Bersih tarnishes Najib’s reform credentials, say foreign press
April 29, 2012
“Police fired tear gas and chemical-laced water at thousands of protesters demonstrating for cleaner elections, potentially undermining Prime Minister Najib Razak’s efforts to present himself as a political reformer with elections months away,” the Wall Street Journal reported.
Several newswires, picked up by major newspapers globally, also took the same line, with Reuters reporting that police action raised “the risk of a political backlash that could delay national polls which had been expected as early as June.”
“The protest presents a delicate challenge for Najib. The violence could carry risks for Prime Minister Najib Razak if it is seen as unjustified... Najib’s approval rating tumbled after July last year when police were accused of a heavy handed response to the last major electoral reform rally,” it reported.
Agence France-Presse also said that “the rally poses a dilemma for Najib, who since last year’s crackdown has sought to portray himself as a reformer, launching a campaign to repeal authoritarian laws in a bid to create what he called ‘the greatest democracy’.”
Several reports pointed to the first Bersih rally held just months before the March 2008 elections, which saw Barisan Nasional (BN) record its worst electoral performance ever, ceding its customary two-thirds supermajority in Parliament and five state governments.
Najib took over from Tun Abdullah Badawi a year later, ostensibly to improve on the results and some observers say only a return to two-thirds majority will guarantee he remains Umno president.
“I’m sure this weighs on Prime Minister Najib’s mind. It’s very clear already that the opposition has every intention to piggyback on Bersih,” Bloomberg quoted Joseph Chinyong Liow, associate dean of the S. Rajaratnam School of International Studies, Singapore, as saying.
Widespread condemnation from the international press of Putrajaya’s crack down on last July’s Bersih rally saw Najib announce a raft of reforms including a parliamentary select committee on electoral reforms and the Peaceful Assembly Act, a major concession to win back an alienated middle-class.
But the findings of a bipartisan panel have been criticised as cosmetic by civil society and the opposition and yesterday’s planned sit-in was the first major test of the new law regulating demonstrations the BN chief says abides by “international norms”.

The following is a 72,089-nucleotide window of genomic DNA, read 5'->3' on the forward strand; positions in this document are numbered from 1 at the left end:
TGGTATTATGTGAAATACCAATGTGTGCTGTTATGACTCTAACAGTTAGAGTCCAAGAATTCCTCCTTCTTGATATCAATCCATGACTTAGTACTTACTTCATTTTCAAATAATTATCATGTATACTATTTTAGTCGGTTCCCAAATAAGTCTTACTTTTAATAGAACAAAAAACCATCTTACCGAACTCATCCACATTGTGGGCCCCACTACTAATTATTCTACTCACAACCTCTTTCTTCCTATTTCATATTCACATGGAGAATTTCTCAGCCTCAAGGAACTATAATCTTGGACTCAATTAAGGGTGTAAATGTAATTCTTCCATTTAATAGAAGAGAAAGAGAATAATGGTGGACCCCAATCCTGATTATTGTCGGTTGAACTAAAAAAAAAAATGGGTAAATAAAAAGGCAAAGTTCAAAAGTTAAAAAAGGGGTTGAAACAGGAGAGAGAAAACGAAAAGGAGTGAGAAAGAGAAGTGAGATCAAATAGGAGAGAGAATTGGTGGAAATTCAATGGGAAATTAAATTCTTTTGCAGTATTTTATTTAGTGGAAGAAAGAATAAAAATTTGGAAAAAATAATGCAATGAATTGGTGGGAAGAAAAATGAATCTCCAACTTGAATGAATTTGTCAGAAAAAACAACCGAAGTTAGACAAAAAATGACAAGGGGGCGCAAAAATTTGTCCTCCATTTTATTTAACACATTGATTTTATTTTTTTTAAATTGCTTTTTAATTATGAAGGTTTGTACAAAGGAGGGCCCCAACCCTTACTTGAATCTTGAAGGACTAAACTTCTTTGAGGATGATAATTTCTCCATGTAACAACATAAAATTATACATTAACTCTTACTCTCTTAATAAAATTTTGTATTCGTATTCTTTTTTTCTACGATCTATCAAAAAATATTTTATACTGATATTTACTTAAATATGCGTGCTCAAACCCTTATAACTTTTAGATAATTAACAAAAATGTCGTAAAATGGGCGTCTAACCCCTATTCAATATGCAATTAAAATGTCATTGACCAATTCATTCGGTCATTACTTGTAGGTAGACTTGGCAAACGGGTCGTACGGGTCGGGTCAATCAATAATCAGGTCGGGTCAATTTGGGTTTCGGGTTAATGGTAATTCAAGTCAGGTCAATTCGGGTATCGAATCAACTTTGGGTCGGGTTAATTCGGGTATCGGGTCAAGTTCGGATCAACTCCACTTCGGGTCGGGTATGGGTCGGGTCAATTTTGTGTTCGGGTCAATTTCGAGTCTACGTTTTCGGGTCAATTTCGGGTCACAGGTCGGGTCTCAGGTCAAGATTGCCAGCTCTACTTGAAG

The foreign press widely carried global civil liberties watchdog Human Rights Watch’s criticism of the government, saying it showed “contempt for its people’s basic rights and freedoms.”
“Despite all the talk of ‘reform’ over the past year, we’re seeing a repeat of repressive actions by a government that does not hesitate to use force when it feels its prerogatives are challenged,” said Phil Robertson, its deputy Asia director.
Singapore’s Straits Times also reported that “while both police and protesters are blaming each other for the mayhem... it is undoubtedly a public relations disaster” for Najib, although the island-state itself barred Malaysians from holding a simultaneous sit-in there. “The political fallout may be severe, going by past precedents. The size of yesterday’s crowd, easily in the tens of thousands, also surpassed expectations. That sends a grim message to the Prime Minister who had worked hard to regain the support of the middle-class urban electorate,” the newspaper reported.
But the most damning articles have come out of Australia, whose independent senator Nicholas Xenophon was caught in the tear gas fire while observing proceedings.
Invited by Opposition Leader Datuk Seri Anwar Ibrahim as part of an international fact-finding mission on electoral practices in Malaysia, he said that Canberra must rethink its relationship with Putrajaya.
“I wonder whether the Australian government has been mute about human rights issues... by virtue of our reliance on the refugee swap deal.
“It raises serious questions over how authoritarian it is,” he said in a statement that was reported across several Australian newspapers, referring to plans to swap 800 asylum seekers with 4,000 processed refugees from Malaysia.